I found out that the original factory burnt a few years ago-- and apparently some California concern is involved in the operations of the company so Assume my efforts in that direction will be wasted. Does anyone live in the St Joseph area that has access to the local historical society, library, or memories of employees? If this is a real oddity I want to get the mounting parts as correct as I can rather than a looks right guess.
My PC is kind of lame so when my wife gets back to town next week I'll ask her to copy my parts cat. and post it and some pictures of my "really rare" find.
Sun Mar 24, 2013 4:15 pm
That looks like a great find! The first picture brought to mind the wheel weight debate; with two operators, one suspended 3 feet or so behind the driver, I wonder if the rear weights are needed
. But all joking aside, it looks like it would be fairly easy and fun to make a copy and put my Grandson on it. Cultivator Blight, Here I Come!! John
Sun Mar 24, 2013 5:16 pm
........ I wonder if the rear weights are needed
I think if you go sitting any one of quite a few members of this forum (I am including myself
) three feet behind the driver there will be quite enough "rear" weight.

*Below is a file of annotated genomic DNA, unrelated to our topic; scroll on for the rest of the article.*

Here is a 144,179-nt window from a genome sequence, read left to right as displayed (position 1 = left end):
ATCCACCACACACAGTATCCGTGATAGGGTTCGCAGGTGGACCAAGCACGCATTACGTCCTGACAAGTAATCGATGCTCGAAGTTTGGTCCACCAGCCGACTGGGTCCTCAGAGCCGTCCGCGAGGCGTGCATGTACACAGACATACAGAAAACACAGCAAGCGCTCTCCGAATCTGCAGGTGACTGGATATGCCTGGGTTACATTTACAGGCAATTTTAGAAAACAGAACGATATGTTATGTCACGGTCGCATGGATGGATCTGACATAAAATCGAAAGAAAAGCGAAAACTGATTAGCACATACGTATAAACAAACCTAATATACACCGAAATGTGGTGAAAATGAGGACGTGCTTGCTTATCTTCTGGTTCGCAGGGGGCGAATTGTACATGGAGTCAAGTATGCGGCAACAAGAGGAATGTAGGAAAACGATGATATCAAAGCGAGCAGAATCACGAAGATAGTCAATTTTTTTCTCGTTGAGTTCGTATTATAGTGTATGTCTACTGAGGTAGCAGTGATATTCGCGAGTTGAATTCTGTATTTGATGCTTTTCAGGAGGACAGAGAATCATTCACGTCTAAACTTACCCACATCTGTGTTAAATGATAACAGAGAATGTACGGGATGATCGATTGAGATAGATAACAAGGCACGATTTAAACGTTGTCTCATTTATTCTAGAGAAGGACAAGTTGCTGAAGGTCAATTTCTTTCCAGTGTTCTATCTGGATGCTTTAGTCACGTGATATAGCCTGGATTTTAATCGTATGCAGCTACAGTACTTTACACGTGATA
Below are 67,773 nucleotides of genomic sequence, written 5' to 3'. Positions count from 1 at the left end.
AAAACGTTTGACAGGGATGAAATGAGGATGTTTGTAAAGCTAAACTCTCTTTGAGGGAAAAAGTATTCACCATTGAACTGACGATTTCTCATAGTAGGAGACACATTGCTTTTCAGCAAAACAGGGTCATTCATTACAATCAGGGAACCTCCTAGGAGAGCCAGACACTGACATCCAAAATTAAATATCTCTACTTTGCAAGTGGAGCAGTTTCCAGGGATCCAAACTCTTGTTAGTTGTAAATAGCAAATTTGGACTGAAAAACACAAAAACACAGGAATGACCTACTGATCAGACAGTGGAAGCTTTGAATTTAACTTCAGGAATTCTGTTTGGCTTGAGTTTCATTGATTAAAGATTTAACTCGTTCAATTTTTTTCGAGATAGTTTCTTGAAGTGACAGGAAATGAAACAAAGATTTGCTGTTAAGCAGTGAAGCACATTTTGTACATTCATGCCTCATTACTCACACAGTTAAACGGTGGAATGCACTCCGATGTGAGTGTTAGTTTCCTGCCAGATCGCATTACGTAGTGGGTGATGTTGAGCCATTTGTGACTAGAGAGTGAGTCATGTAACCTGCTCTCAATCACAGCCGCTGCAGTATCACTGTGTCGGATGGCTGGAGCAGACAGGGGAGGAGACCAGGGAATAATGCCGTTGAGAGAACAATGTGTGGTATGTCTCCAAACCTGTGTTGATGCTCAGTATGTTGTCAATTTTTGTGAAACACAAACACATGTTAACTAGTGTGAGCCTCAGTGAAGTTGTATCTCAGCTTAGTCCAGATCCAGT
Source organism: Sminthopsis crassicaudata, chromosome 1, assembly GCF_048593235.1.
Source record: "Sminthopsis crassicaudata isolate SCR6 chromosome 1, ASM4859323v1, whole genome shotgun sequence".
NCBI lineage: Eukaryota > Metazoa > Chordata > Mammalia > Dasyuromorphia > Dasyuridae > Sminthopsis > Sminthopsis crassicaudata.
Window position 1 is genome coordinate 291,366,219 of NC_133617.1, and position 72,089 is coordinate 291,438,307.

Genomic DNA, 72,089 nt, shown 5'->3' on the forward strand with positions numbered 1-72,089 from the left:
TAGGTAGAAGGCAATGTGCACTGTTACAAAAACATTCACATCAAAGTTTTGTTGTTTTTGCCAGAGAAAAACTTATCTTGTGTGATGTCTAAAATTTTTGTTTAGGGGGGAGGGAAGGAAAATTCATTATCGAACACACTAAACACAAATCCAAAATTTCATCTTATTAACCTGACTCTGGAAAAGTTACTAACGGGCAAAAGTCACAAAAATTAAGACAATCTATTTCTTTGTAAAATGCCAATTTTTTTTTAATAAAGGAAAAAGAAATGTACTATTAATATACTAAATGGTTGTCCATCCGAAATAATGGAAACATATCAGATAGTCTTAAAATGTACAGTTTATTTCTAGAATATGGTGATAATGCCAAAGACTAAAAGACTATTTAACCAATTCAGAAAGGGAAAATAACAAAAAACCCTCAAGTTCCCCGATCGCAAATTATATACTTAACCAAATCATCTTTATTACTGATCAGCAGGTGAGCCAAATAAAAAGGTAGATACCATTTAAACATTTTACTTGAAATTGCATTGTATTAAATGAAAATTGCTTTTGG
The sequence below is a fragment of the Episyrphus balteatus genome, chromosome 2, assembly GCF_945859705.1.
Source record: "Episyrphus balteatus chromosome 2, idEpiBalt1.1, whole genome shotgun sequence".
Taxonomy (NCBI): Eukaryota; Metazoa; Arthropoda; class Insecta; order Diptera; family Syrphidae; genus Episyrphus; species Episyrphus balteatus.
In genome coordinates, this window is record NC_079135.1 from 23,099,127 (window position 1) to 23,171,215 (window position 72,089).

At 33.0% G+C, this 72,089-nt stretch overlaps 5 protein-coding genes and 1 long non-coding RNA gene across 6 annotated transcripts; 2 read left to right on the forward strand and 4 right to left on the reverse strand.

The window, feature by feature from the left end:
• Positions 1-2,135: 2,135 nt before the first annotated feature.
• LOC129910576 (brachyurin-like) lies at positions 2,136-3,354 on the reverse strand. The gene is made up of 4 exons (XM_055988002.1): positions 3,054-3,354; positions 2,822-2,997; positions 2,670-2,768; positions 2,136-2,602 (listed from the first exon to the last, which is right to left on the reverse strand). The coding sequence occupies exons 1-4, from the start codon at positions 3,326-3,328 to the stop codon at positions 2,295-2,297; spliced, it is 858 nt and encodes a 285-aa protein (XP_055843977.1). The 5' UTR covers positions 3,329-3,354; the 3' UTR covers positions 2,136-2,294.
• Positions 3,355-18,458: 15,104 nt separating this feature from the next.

Might NEED to figure out how to hang a couple rear wheel weights under the front bolster though
Operating this thing has to be tedious. I couldn't imagine doing it for more than a couple short rows before I needed a rubber room. If you were lucky enough to get the hang of it the dungeon master, er driver, would just kick the throttle up a notch. If you were "Rain Man" and actually could make it all the way to full throttle in first, just imagine your reaction when you heard (and it would have to be heard because no way could you ever look up at anything for even a split second short of a nuclear blast) the dungeon master shifting into SECOND! What I don't see in any of these brochure pictures is the ropes that tied the operator to the seat. NO WAY would anyone ride that thing willingly for more than 15 minutes. Death row inmates given the choice of operating the wigle hoe or the electric chair would undoubtedly take the electric chair.
smallfarm wrote:.....One of those, I am certain, was lost to the scrap man along with a fast hitch, rotovator, despeeder with all the pedal hardware and a 110 volt cub power generator several belt drives, Gandy drop simizine banders and a whole bunch of other stuff (isn't it wonderful when the cooperate world buys a family business and runs it into the ground in 10 years?).....
It's only worth saving when you know what it is, or care what it is, and someone wants it. To the scrap man it's just something metal they can turn into quick cash.
Good luck! I hope you can find the information to help save this one.
Sun Mar 24, 2013 5:27 pm
Scrivet: I had the same thoughts. Can you imagine what your neck and back would feel like after an hour or so on that. John
Sun Mar 24, 2013 8:45 pm
Remember opperating this unit is much like the stoker position of a two seat bicycle. It fosters a "don't eat beans" friendship.
I emailed the Berrien county historical association. Hopefully someone there can find some info. (wouldn't be lucky enough to have a reply saying they have one on display would I???).